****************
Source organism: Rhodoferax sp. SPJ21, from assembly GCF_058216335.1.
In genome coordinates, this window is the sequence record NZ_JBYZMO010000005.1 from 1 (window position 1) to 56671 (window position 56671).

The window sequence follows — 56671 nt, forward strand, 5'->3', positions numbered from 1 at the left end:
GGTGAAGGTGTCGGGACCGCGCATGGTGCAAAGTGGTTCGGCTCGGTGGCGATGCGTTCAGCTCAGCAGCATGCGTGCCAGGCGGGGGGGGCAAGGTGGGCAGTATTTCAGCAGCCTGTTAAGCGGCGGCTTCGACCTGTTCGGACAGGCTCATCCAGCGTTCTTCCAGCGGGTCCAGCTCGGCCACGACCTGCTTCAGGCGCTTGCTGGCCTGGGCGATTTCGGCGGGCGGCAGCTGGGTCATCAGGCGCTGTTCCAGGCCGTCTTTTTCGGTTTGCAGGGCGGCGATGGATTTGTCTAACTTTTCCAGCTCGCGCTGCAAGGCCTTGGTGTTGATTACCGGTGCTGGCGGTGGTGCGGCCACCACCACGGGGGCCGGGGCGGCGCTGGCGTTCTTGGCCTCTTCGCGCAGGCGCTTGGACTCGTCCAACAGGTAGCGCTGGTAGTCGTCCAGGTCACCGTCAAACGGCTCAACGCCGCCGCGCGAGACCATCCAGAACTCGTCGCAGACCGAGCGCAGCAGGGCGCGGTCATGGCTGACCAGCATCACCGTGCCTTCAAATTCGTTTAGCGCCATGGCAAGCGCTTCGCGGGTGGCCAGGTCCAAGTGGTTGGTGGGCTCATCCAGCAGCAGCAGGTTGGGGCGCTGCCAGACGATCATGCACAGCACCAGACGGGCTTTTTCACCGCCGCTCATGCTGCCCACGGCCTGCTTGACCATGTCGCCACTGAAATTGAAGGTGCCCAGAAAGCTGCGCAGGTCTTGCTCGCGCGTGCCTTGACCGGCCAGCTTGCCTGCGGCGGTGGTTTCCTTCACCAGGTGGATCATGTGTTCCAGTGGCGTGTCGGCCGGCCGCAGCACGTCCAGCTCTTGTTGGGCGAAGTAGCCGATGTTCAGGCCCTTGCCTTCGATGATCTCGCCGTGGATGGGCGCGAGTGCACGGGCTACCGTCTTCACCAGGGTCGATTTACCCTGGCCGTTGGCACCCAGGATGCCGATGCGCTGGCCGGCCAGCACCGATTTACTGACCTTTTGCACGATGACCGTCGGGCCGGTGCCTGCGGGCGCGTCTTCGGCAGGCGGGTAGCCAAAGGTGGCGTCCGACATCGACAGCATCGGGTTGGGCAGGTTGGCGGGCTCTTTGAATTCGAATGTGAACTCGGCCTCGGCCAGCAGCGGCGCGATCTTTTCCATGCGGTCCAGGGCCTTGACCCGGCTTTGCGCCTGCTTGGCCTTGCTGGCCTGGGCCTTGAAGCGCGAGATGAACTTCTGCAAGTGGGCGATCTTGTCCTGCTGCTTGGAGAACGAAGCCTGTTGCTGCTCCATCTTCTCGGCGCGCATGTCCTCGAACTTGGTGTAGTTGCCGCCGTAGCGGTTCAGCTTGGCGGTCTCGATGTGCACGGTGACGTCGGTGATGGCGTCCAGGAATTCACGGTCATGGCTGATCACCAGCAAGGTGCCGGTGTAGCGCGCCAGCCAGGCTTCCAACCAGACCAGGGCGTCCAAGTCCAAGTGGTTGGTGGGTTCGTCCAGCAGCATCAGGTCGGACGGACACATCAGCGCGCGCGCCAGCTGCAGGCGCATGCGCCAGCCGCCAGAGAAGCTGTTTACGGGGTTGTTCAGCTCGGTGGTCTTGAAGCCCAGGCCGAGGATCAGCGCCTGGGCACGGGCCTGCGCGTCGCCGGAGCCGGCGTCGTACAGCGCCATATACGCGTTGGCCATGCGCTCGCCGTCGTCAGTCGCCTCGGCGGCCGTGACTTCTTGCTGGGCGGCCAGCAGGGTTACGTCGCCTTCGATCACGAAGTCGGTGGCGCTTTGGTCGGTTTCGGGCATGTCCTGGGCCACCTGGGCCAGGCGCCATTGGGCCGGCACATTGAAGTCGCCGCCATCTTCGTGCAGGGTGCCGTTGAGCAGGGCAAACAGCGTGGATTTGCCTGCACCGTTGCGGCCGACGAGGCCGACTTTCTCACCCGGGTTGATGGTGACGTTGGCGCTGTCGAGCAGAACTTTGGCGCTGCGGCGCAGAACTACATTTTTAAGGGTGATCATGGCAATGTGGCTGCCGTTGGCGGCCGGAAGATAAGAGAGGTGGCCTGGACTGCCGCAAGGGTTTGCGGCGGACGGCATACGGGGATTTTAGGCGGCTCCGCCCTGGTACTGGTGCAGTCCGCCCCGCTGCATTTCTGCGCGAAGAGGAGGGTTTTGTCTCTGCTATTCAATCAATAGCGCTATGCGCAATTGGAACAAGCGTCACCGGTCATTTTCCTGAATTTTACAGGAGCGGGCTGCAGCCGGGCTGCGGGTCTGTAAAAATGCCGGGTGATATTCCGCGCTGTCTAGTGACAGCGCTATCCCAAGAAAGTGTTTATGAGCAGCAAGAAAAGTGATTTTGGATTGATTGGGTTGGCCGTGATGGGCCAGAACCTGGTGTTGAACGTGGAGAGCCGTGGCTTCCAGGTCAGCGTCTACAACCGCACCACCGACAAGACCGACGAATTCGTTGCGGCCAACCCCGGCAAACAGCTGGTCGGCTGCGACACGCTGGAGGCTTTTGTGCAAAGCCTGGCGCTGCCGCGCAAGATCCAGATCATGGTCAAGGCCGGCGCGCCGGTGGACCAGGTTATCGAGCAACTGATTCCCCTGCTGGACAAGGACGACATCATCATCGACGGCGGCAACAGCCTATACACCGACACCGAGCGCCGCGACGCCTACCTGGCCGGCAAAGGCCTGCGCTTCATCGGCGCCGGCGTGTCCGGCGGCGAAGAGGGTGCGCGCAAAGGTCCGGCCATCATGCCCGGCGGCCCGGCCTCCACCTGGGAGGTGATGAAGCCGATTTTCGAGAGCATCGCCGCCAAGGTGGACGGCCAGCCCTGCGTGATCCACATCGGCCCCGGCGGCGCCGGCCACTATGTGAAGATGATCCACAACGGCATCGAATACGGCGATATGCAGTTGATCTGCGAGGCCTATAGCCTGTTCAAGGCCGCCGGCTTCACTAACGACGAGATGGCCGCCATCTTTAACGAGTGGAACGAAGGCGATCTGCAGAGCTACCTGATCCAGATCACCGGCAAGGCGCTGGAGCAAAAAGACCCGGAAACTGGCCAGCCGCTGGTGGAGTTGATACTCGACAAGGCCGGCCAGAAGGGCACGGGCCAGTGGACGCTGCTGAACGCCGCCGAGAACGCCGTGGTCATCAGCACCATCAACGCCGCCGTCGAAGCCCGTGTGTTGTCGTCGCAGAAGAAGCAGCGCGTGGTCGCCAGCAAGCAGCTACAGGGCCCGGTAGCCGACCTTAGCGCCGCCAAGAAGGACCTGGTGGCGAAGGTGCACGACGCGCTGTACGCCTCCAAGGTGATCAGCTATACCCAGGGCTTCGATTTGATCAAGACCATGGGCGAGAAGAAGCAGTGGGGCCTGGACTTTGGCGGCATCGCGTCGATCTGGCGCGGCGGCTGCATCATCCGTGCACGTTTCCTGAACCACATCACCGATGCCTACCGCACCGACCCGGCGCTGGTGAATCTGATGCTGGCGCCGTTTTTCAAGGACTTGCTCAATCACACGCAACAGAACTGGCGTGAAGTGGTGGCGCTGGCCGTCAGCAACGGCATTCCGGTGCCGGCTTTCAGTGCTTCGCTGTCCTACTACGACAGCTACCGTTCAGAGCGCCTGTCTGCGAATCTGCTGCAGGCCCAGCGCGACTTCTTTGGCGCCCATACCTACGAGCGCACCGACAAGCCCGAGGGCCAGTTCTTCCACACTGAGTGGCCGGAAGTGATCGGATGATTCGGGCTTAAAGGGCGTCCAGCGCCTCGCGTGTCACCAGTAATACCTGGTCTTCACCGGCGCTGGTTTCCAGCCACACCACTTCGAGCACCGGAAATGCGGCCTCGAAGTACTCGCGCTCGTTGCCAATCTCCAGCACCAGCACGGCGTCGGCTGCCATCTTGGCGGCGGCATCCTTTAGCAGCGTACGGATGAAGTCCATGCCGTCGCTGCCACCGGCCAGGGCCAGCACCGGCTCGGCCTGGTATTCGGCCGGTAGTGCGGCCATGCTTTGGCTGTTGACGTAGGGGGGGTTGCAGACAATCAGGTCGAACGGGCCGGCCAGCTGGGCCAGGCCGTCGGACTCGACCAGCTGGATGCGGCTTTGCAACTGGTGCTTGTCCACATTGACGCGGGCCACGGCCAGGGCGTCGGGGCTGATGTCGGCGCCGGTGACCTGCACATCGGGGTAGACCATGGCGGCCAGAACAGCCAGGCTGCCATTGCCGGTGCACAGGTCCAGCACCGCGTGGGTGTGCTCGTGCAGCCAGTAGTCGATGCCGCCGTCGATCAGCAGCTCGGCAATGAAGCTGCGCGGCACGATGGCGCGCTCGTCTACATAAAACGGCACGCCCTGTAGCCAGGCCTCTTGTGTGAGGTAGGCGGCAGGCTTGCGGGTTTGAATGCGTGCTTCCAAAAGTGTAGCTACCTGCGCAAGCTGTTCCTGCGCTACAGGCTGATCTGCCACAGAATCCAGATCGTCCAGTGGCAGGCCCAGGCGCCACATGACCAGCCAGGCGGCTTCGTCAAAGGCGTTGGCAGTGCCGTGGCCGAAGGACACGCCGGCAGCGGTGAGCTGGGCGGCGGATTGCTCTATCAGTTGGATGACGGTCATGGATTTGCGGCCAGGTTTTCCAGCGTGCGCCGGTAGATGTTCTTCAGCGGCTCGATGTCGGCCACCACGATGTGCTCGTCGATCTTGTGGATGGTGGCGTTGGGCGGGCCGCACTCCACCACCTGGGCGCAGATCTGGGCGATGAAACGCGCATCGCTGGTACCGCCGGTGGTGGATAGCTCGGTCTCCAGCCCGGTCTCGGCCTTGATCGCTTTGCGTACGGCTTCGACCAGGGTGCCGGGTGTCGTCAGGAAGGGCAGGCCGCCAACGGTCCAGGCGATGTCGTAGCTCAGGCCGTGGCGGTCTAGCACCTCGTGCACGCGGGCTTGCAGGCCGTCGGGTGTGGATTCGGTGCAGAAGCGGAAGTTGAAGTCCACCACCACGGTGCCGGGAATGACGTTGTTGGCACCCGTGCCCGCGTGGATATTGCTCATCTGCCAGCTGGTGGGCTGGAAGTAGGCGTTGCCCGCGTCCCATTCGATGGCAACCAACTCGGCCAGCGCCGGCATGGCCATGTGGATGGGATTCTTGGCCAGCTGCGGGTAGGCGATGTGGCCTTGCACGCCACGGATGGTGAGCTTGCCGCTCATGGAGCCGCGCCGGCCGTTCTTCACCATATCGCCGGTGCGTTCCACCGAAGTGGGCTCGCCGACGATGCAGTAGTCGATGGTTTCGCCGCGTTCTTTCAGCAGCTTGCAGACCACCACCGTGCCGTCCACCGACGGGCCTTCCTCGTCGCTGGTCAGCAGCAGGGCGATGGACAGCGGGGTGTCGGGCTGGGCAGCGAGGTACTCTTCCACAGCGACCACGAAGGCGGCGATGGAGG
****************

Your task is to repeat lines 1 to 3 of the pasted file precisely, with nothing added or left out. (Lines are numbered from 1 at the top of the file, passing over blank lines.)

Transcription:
Source organism: Rhodoferax sp. SPJ21, from assembly GCF_058216335.1.
In genome coordinates, this window is the sequence record NZ_JBYZMO010000005.1 from 1 (window position 1) to 56671 (window position 56671).

The window sequence follows — 56671 nt, forward strand, 5'->3', positions numbered from 1 at the left end: